Monument Valley Scenic Road: Kayenta to Monument Valley is a 26.1 mile lightly trafficked point-to-point trail located near Kayenta, Arizona that offers scenic views and is good for all skill levels. The trail is primarily used for scenic driving and is accessible year-round.
Great drive and even better if you enter the Tribal Nation, pay your tour fee and get up close and personal with the huge monoliths in Monument Valley. We drove from Mexican Hat and were thrilled to see the same view shown in Forrest Gump... this area is the home to many a western and a bucket list experience. After our visit to the Tribal Park and lots of photo ops, we drove into Kayenta at the intersection of hwy 160 as it started to rain and ate at McDonald’s. We corralled a souvenir tumbleweed (authentic) as the winds were really blowing them around and then drove on to Tuba City. This drive is not to miss.
Rated a 5* because of the history and view. Because Monument Valley is on reservation land backpacking without a guide is forbidden. The best time of year to see Monument Valley is October, and hopefully you will see it while a monsoon rolls in. Nothing more breath taking than watching the storm and famous Arizona lightening as a back drop to an already high desert gorgeous view. I don't know if they still offer guided horseback and camping guide tours, but if they do this is the way to see it. Walking through barren sandy land can take away from the breath taking history. Go John Wayne! Last visit was in the mid 90s.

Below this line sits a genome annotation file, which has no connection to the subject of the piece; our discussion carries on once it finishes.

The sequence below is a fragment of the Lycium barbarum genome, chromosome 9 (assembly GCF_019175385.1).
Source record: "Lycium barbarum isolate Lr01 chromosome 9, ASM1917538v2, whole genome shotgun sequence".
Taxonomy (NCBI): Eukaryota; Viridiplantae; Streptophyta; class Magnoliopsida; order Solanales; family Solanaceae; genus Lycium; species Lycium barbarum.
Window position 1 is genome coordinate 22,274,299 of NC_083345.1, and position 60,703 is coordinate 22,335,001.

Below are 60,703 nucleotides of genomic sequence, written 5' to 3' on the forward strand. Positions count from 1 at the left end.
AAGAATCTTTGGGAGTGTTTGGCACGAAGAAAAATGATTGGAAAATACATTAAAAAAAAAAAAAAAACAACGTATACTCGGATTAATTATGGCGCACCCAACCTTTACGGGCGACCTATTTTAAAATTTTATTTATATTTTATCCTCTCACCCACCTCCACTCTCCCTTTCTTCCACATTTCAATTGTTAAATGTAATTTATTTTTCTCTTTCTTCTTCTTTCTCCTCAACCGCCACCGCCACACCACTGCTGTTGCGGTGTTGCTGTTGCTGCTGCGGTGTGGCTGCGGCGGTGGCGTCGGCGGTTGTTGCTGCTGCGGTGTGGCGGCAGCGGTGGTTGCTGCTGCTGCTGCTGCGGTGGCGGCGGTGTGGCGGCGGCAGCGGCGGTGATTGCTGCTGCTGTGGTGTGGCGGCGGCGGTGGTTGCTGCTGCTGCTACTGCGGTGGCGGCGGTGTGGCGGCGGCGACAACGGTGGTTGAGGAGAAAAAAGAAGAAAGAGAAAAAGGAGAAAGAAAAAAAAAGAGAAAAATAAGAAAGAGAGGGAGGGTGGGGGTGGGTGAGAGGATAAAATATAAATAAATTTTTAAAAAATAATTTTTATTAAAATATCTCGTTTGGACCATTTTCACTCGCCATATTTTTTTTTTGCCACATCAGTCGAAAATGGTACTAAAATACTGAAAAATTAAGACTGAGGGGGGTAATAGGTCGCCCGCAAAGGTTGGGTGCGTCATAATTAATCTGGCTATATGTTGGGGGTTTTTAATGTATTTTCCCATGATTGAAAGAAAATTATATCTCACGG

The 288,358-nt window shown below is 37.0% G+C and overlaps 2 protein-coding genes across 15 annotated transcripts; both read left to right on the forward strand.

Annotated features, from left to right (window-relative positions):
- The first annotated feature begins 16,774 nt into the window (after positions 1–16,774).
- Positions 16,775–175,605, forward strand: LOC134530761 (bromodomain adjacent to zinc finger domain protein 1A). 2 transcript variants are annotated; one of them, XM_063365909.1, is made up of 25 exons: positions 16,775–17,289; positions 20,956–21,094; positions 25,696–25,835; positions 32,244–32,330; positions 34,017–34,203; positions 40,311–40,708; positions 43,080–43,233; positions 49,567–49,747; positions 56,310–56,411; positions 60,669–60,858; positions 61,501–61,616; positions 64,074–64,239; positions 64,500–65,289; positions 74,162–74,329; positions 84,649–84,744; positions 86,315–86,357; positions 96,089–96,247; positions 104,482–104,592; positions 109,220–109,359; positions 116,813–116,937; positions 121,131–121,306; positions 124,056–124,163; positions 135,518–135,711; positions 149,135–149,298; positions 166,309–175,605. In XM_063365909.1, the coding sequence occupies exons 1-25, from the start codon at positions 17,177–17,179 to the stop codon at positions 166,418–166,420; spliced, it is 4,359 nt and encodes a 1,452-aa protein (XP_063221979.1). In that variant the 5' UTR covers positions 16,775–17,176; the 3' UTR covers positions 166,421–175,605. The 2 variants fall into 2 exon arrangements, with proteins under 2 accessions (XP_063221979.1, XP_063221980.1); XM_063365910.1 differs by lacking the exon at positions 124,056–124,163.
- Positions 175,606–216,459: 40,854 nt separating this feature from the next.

We weren't the drivers, being in a van tour, but this was great, and Monument Valley is one of my wife's favorite places. The desert is beautiful. While the variations in scenery are a little subtle, they are there, and they can be better appreciated if someone else is driving. Once at the reservation hub, you transfer to a Navajo driver. This was our second desert thrill ride! The driver, Wilbur, was very confident and familiar with the route - to the extent that I believe we were doing about 40 MPH when he stood on the breaks and stopped about six feet from the edge of John Ford's Overlook, from where John Ford directed many western scenes - notably in the movie Stagecoach. Wilbur also took us to one of his family's hogans before we enjoyed a lunch on the desert floor. This should not be missed!